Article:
Metatarsal and toe fractures in children
- Kathy Boutis, MD, FRCPC, FAAP, MSc
Kathy Boutis, MD, FRCPC, FAAP, MSc
- Associate Professor of Pediatrics
- University of Toronto
- Section Editor
- Richard G Bachur, MD
Richard G Bachur, MD
- Section Editor — Pediatric Trauma
- Professor of Pediatrics and Emergency Medicine
- Harvard Medical School
- Deputy Editor
- James F Wiley, II, MD, MPH
James F Wiley, II, MD, MPH
- Senior Deputy Editor — Adult and Pediatric Emergency Medicine
- Senior Deputy Editor — Primary Care Sports Medicine (Adolescents and Adults)
- Professor of Pediatrics and Emergency Medicine/Traumatology
- University of Connecticut School of Medicine
The management of metatarsal and toe fractures in children will be reviewed here. Other foot fractures in children and toe fractures in adults are discussed separately. (See "Foot fractures (other than metatarsal or phalangeal) in children" and "Toe fractures in adults".)
Metatarsal fractures account for the majority of pediatric foot fractures. In children ≤5 years of age, the first metatarsal is most commonly injured [1,2]. In older children, fracture of the base of the fifth metatarsal is more frequent . Approximately one-third of metatarsal fractures involve the shaft or distal portion of the metatarsal .
Toe fractures also occur commonly in children. The first phalanx (great toe) is most frequently involved. Distal phalangeal fractures may be complicated by nail bed injuries.
From an anatomic perspective, the foot is divided into three regions (figure 1A-C):
●Forefoot – Metatarsal and phalangeal bones
- Singer G, Cichocki M, Schalamon J, et al. A study of metatarsal fractures in children. J Bone Joint Surg Am 2008; 90:772.
- Owen RJ, Hickey FG, Finlay DB. A study of metatarsal fractures in children. Injury 1995; 26:537.
- Jarvis JG, Moroz PJ. Fractures and dislocations of the foot. In: Fractures in Children, 6th ed, Beaty JH, Kasser JR (Eds), Lippincott Williams & Wilkins, Philadelphia 2006. p.1129.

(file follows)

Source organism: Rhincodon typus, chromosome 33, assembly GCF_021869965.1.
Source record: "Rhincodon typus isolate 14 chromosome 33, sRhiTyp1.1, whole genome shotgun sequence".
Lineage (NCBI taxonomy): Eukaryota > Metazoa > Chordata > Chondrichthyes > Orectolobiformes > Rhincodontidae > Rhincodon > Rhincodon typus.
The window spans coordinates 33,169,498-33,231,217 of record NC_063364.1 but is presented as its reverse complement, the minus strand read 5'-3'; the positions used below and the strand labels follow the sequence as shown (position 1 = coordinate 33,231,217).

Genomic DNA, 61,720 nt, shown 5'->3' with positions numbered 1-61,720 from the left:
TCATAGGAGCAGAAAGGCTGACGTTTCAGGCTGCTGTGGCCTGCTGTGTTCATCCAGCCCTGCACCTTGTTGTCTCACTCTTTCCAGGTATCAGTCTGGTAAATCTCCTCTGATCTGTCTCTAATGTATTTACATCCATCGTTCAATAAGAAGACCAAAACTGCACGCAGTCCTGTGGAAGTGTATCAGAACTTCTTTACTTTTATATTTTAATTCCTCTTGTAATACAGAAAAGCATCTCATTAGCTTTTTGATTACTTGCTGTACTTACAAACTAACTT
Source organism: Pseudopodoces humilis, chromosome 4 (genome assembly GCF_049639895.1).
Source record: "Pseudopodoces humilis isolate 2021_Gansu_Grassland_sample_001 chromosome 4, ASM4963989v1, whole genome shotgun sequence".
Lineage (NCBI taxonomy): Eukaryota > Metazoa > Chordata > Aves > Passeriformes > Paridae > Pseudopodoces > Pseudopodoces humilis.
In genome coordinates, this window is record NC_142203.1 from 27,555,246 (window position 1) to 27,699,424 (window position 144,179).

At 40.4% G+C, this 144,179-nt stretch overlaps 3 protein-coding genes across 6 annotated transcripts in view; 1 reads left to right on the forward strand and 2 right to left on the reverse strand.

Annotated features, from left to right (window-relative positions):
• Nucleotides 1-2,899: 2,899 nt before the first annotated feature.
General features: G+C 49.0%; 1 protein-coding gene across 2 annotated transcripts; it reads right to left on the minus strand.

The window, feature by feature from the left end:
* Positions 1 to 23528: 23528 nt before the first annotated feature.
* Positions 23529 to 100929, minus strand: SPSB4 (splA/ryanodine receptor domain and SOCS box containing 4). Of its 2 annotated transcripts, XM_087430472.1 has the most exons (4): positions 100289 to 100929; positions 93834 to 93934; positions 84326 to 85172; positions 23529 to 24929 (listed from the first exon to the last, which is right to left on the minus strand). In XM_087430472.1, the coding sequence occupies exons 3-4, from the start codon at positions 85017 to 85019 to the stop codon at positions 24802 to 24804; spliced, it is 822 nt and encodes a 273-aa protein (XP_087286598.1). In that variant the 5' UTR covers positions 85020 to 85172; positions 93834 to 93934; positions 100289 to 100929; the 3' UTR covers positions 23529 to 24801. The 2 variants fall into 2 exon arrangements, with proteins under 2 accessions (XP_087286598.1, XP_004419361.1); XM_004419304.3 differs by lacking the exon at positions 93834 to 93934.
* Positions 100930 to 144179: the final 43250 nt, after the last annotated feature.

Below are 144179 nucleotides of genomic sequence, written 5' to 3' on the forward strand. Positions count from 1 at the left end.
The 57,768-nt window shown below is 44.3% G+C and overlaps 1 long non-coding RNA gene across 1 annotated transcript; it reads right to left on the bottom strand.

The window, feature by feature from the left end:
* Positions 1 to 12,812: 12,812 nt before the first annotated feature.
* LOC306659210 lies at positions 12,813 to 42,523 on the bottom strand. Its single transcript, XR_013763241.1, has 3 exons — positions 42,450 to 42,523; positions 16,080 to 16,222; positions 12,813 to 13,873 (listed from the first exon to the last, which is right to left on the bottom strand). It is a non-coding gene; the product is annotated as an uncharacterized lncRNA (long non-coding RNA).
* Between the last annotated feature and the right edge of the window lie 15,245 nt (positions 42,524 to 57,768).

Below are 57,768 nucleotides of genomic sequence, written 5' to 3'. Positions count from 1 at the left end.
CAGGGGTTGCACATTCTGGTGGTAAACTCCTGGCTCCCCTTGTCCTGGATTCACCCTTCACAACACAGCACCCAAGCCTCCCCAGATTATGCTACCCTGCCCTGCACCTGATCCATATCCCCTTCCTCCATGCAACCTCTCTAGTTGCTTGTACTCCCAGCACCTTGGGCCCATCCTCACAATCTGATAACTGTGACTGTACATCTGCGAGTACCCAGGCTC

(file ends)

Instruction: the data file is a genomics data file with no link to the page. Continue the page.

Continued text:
- Swischuk LE. Emergency Imaging of the Acutely Ill or Injured Child, 4th ed, Lippincott Williams & Wilkins, Philadelphia 2000.
- Hatch RL, Hacking S. Evaluation and management of toe fractures. Am Fam Physician 2003; 68:2413.
- Schnaue-Constantouris EM, Birrer RB, Grisafi PJ, Dellacorte MP. Digital foot trauma: emergency diagnosis and treatment. J Emerg Med 2002; 22:163.
- Zook EG, Guy RJ, Russell RC. A study of nail bed injuries: causes, treatment, and prognosis. J Hand Surg Am 1984; 9:247.
- Simon RR, Wolgin M. Subungual hematoma: association with occult laceration requiring repair. Am J Emerg Med 1987; 5:302.
- Seaberg DC, Angelos WJ, Paris PM. Treatment of subungual hematomas with nail trephination: a prospective study. Am J Emerg Med 1991; 9:209.
- Roser SE, Gellman H. Comparison of nail bed repair versus nail trephination for subungual hematomas in children. J Hand Surg Am 1999; 24:1166.
- Ribbans WJ, Natarajan R, Alavala S. Pediatric foot fractures. Clin Orthop Relat Res 2005; :107.
- Mahan ST, Hoellwarth JS, Spencer SA, et al. Likelihood of surgery in isolated pediatric fifth metatarsal fractures. J Pediatr Orthop 2015; 35:296.
- Herrera-Soto JA, Scherb M, Duffy MF, Albright JC. Fractures of the fifth metatarsal in children and adolescents. J Pediatr Orthop 2007; 27:427.
- CLINICAL ANATOMY
- MECHANISM OF INJURY
- CLINICAL PRESENTATION AND EXAMINATION
- RADIOGRAPHIC FINDINGS
- INITIAL MANAGEMENT
- Emergency conditions
- Analgesia and initial care
- Injury to the nail bed
- INDICATIONS FOR ORTHOPEDIC CONSULTATION OR REFERRAL
- DEFINITIVE MANAGEMENT
- Metatarsal fractures
- - Nondisplaced
- - Displaced
- - Proximal fifth metatarsal
- - Stress fractures
- Toe fractures
- INFORMATION FOR PATIENTS
- SUMMARY AND RECOMMENDATIONS